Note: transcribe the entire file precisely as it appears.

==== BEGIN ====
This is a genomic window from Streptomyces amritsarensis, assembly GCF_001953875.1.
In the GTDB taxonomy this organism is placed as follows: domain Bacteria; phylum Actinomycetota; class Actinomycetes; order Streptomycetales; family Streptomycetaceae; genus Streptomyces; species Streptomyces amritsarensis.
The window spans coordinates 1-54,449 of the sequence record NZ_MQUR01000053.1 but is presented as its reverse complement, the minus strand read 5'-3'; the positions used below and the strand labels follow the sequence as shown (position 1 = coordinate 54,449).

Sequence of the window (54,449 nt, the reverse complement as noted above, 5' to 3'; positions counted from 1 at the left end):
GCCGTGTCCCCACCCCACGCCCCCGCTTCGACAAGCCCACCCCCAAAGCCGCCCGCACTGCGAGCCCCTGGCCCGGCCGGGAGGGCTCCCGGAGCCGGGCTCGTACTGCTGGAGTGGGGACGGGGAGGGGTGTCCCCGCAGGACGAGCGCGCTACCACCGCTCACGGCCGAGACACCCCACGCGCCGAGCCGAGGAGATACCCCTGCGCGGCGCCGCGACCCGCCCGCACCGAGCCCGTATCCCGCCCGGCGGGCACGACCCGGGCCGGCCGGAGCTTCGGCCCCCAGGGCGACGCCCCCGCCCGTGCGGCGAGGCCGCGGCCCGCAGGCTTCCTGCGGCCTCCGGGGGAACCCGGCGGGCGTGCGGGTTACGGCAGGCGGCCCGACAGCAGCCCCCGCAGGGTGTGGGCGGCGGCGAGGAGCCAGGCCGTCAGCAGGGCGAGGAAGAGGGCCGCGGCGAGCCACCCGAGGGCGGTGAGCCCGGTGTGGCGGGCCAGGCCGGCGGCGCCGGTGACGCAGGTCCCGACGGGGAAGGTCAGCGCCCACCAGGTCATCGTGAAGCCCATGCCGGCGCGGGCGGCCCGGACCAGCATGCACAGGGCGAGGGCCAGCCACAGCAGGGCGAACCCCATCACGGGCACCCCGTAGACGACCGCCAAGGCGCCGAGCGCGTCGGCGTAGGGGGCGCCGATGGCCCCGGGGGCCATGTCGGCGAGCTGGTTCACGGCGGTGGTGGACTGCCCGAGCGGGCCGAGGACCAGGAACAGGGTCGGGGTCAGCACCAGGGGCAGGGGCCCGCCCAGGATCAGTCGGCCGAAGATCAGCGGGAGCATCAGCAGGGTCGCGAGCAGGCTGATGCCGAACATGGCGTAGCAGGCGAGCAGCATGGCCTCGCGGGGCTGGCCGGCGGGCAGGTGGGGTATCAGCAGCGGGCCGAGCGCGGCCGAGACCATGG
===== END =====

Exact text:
This is a genomic window from Streptomyces amritsarensis, assembly GCF_001953875.1.
In the GTDB taxonomy this organism is placed as follows: domain Bacteria; phylum Actinomycetota; class Actinomycetes; order Streptomycetales; family Streptomycetaceae; genus Streptomyces; species Streptomyces amritsarensis.
The window spans coordinates 1-54,449 of the sequence record NZ_MQUR01000053.1 but is presented as its reverse complement, the minus strand read 5'-3'; the positions used below and the strand labels follow the sequence as shown (position 1 = coordinate 54,449).

Sequence of the window (54,449 nt, the reverse complement as noted above, 5' to 3'; positions counted from 1 at the left end):
GCCGTGTCCCCACCCCACGCCCCCGCTTCGACAAGCCCACCCCCAAAGCCGCCCGCACTGCGAGCCCCTGGCCCGGCCGGGAGGGCTCCCGGAGCCGGGCTCGTACTGCTGGAGTGGGGACGGGGAGGGGTGTCCCCGCAGGACGAGCGCGCTACCACCGCTCACGGCCGAGACACCCCACGCGCCGAGCCGAGGAGATACCCCTGCGCGGCGCCGCGACCCGCCCGCACCGAGCCCGTATCCCGCCCGGCGGGCACGACCCGGGCCGGCCGGAGCTTCGGCCCCCAGGGCGACGCCCCCGCCCGTGCGGCGAGGCCGCGGCCCGCAGGCTTCCTGCGGCCTCCGGGGGAACCCGGCGGGCGTGCGGGTTACGGCAGGCGGCCCGACAGCAGCCCCCGCAGGGTGTGGGCGGCGGCGAGGAGCCAGGCCGTCAGCAGGGCGAGGAAGAGGGCCGCGGCGAGCCACCCGAGGGCGGTGAGCCCGGTGTGGCGGGCCAGGCCGGCGGCGCCGGTGACGCAGGTCCCGACGGGGAAGGTCAGCGCCCACCAGGTCATCGTGAAGCCCATGCCGGCGCGGGCGGCCCGGACCAGCATGCACAGGGCGAGGGCCAGCCACAGCAGGGCGAACCCCATCACGGGCACCCCGTAGACGACCGCCAAGGCGCCGAGCGCGTCGGCGTAGGGGGCGCCGATGGCCCCGGGGGCCATGTCGGCGAGCTGGTTCACGGCGGTGGTGGACTGCCCGAGCGGGCCGAGGACCAGGAACAGGGTCGGGGTCAGCACCAGGGGCAGGGGCCCGCCCAGGATCAGTCGGCCGAAGATCAGCGGGAGCATCAGCAGGGTCGCGAGCAGGCTGATGCCGAACATGGCGTAGCAGGCGAGCAGCATGGCCTCGCGGGGCTGGCCGGCGGGCAGGTGGGGTATCAGCAGCGGGCCGAGCGCGGCCGAGACCATGG